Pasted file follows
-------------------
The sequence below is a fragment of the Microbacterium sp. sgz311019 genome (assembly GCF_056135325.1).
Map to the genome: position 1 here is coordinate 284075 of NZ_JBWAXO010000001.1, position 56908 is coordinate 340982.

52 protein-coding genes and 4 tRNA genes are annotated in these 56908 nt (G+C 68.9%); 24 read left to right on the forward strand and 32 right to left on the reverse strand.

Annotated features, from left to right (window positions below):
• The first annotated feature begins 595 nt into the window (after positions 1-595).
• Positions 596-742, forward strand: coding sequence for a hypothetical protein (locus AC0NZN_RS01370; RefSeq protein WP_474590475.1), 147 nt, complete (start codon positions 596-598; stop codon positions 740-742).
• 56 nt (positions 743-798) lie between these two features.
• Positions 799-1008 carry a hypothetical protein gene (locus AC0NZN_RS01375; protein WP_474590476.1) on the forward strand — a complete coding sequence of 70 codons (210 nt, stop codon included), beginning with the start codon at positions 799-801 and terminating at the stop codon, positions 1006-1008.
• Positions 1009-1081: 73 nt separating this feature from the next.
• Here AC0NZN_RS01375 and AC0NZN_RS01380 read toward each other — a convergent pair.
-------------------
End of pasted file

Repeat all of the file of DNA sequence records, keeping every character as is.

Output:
The sequence below is a fragment of the Microbacterium sp. sgz311019 genome (assembly GCF_056135325.1).
Map to the genome: position 1 here is coordinate 284075 of NZ_JBWAXO010000001.1, position 56908 is coordinate 340982.

52 protein-coding genes and 4 tRNA genes are annotated in these 56908 nt (G+C 68.9%); 24 read left to right on the forward strand and 32 right to left on the reverse strand.

Annotated features, from left to right (window positions below):
• The first annotated feature begins 595 nt into the window (after positions 1-595).
• Positions 596-742, forward strand: coding sequence for a hypothetical protein (locus AC0NZN_RS01370; RefSeq protein WP_474590475.1), 147 nt, complete (start codon positions 596-598; stop codon positions 740-742).
• 56 nt (positions 743-798) lie between these two features.
• Positions 799-1008 carry a hypothetical protein gene (locus AC0NZN_RS01375; protein WP_474590476.1) on the forward strand — a complete coding sequence of 70 codons (210 nt, stop codon included), beginning with the start codon at positions 799-801 and terminating at the stop codon, positions 1006-1008.
• Positions 1009-1081: 73 nt separating this feature from the next.
• Here AC0NZN_RS01375 and AC0NZN_RS01380 read toward each other — a convergent pair.